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The Argentine is back to his brilliant best and has caused a conundrum for the Italian coach, who will be expected to recall Gareth Bale when the Welshman reaches full fitness

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By Ben Hayward | Spanish Football Editor

Angel Di Maria is a fighter. The Argentine winger refused to move to Tottenham as a makeweight for Gareth Bale in the summer and now he has vowed not to lie down in competition with the Welshman for a starting spot at Real Madrid. Back to his brilliant best, the 25-year-old has provided a much-needed tonic for coach Carlo Ancelotti - but also a potential Galactico-sized dilemma for the under-pressure Italian.

Di Maria's dynamism helped Madrid ease past Copenhagen in a Champions League clash on Wednesday which had assumed added importance following the derby defeat to Atletico just days earlier. The Argentine set up Cristiano Ronaldo's second goal in the 4-0 win with a remarkable 'rabona' assist, twisting his left leg behind his right to cross for the Portuguese to head home, before netting two great goals of his own. Gareth Bale, meanwhile, watched from afar - injured and, according to Ancelotti, unhappy.

Bale, Ancelotti revealed afterwards, would be back to full fitness after the international break. "He has not been 100 per cent, but after two weeks he will be in top shape. It's normal he is not happy - he wants to play. He is very excited and it's not a problem - now there is time for him to reach optimum fitness and to avoid [further] injuries."

VICTIMS OF THE PREVIOUS GALACTICO ERA
 ESTEBAN CAMBIASSO

The Argentina midfielder has racked up 15 titles at Inter, but spent much of his Madrid career on the bench behind Zidane, Beckham, Figo et al.
 FERNANDO MORIENTES

The Spaniard started in all three of the Champions League final wins in 1998, 2000 and 2002, but was frozen out by Ronaldo's arrival.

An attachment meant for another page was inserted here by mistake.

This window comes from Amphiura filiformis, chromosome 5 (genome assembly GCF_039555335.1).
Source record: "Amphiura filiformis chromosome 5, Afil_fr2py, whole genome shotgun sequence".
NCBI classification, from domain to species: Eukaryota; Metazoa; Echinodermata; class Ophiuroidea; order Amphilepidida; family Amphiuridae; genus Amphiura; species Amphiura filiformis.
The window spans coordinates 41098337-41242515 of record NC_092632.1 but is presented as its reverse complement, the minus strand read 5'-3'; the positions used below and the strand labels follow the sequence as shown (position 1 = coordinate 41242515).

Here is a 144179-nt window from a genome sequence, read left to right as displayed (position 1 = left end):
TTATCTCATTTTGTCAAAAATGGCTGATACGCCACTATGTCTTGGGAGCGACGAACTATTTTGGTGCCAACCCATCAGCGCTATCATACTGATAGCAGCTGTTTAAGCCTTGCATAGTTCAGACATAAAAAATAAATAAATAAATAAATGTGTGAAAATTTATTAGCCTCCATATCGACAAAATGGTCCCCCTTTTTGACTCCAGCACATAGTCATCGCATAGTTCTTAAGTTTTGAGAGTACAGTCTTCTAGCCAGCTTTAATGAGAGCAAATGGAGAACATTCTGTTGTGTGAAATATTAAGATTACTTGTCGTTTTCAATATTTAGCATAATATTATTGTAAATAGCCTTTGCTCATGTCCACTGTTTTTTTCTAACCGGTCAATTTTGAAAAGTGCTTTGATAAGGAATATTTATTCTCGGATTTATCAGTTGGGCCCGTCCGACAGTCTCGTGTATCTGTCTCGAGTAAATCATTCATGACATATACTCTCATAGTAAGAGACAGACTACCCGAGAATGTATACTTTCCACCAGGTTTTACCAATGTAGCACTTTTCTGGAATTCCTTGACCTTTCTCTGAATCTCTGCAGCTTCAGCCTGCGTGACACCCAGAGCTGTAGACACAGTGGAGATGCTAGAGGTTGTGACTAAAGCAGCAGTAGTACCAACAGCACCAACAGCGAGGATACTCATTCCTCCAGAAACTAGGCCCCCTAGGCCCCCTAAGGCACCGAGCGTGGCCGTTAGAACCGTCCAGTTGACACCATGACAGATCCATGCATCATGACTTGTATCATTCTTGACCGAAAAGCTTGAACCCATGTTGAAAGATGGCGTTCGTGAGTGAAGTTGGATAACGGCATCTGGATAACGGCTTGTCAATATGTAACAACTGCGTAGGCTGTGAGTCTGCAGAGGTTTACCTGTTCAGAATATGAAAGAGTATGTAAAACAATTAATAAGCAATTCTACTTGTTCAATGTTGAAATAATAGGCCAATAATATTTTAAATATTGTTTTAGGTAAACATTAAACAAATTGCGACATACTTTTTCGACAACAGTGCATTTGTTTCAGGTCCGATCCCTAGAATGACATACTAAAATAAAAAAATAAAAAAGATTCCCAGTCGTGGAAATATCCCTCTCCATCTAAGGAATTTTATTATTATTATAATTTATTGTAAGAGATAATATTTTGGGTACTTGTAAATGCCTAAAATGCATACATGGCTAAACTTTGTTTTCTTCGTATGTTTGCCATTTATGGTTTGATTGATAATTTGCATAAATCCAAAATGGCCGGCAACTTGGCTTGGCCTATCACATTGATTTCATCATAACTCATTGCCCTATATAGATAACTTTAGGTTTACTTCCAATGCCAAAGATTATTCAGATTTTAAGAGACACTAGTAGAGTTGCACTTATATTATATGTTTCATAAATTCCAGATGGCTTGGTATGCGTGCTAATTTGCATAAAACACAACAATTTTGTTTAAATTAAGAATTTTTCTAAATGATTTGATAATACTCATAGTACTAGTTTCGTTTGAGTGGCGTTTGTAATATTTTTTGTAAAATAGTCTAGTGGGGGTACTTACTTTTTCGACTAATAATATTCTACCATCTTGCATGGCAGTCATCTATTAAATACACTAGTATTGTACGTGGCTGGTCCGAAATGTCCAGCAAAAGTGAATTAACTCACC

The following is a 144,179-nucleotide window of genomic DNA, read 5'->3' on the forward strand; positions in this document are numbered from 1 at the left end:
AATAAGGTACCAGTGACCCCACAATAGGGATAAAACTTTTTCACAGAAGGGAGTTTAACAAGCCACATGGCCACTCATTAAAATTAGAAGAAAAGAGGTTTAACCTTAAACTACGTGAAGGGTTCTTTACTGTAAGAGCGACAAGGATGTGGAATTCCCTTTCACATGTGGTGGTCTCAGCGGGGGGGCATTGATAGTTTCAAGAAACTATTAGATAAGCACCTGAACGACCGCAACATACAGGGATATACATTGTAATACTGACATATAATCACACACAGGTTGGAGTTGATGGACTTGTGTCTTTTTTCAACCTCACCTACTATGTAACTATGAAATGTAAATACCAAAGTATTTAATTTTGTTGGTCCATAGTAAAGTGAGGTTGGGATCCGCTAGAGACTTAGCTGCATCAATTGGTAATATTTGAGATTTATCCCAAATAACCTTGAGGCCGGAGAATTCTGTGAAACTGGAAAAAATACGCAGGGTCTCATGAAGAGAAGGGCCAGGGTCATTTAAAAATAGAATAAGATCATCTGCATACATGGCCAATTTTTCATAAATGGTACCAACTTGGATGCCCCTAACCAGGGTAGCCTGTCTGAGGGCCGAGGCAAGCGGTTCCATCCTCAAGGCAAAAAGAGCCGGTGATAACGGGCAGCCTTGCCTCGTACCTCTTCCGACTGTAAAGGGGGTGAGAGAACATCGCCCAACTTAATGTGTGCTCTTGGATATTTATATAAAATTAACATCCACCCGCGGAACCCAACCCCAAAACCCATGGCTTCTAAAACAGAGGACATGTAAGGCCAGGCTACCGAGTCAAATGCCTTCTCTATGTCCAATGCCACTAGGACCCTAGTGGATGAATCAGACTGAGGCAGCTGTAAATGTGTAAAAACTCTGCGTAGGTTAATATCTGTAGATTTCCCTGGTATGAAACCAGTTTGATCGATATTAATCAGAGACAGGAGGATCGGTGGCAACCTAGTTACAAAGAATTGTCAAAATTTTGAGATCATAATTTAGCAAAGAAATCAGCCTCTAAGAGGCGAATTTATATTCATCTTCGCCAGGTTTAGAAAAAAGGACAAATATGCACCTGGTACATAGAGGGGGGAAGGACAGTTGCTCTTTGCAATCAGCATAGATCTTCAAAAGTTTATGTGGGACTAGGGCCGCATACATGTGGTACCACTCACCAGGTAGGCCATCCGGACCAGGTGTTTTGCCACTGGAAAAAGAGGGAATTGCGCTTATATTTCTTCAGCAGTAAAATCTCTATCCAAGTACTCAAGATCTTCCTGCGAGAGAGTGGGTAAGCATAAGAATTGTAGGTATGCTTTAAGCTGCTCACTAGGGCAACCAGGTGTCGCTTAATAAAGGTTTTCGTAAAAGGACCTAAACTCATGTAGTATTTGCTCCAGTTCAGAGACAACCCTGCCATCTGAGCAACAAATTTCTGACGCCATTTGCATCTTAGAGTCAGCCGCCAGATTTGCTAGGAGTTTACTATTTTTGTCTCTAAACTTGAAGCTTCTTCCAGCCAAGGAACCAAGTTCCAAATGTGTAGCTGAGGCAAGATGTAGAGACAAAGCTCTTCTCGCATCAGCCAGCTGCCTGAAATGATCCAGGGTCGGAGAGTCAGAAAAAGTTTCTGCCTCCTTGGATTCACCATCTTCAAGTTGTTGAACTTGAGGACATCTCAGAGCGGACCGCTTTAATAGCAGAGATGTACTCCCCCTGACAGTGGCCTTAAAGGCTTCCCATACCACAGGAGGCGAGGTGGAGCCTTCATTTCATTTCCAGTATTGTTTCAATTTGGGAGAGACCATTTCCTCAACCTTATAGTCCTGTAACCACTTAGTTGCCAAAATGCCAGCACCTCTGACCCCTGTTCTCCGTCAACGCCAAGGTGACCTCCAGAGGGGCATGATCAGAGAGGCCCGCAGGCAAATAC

SANTIAGO SOLARI

The Argentine winger was hugely popular in his five years in Spain but was often forced to play second fiddle to Beckham and Figo.
Since signing from Tottenham in a record €100 million deal, however, Bale has looked well below full fitness and some way short of the breathtaking form he displayed so often at White Hart Lane last season. It may be some time, therefore, before he reaches that optimum condition.

Bale broke down in the warm-up ahead of what was supposed to be his home debut against Getafe recently and was disappointing as a second-half substitute against Atletico at the Bernabeu a week later. Now sidelined with a thigh problem, he will need to work his way back again.

"I am not surprised [at his injury]," Bale's Wales coach Chris Coleman said on Thursday. "We have said all along that it has been tough for Bale because he has had no pre-season and then he's thrown into the deep end."

Ancelotti, meanwhile, is under pressure to select the Welshman, due to the vast outlay of the signing and criticism from the subsequent sale of popular playmaker Mesut Ozil to Arsenal.

Results come first for the Italian coach, however, and at the moment those look likely to arrive with Di Maria in the team and not Bale - at least until the Welshman can regain full fitness and adapt to his new surroundings.

And Ancelotti is a big fan of the Argentine. "He can play in many positions - on the right, on the left or in the centre," the Italian said on Friday. "He is very flexible and that makes him important."

The two (in theory competing for the right-forward role) could conceivably start in the same side, then, but with Ronaldo a fixture on the left and Isco impressing through the middle for Madrid so far in 2013-14, one of the pair is likely to be benched.

On current form, that player cannot and should not be Di Maria. So Ancelotti will have a big decision to make in the coming weeks; under pressure to please the board and under fire for his side's fluctuating form so far this season, the Italian is soon to be faced with a Galactico-sized dilemma: Bale or Di Maria?

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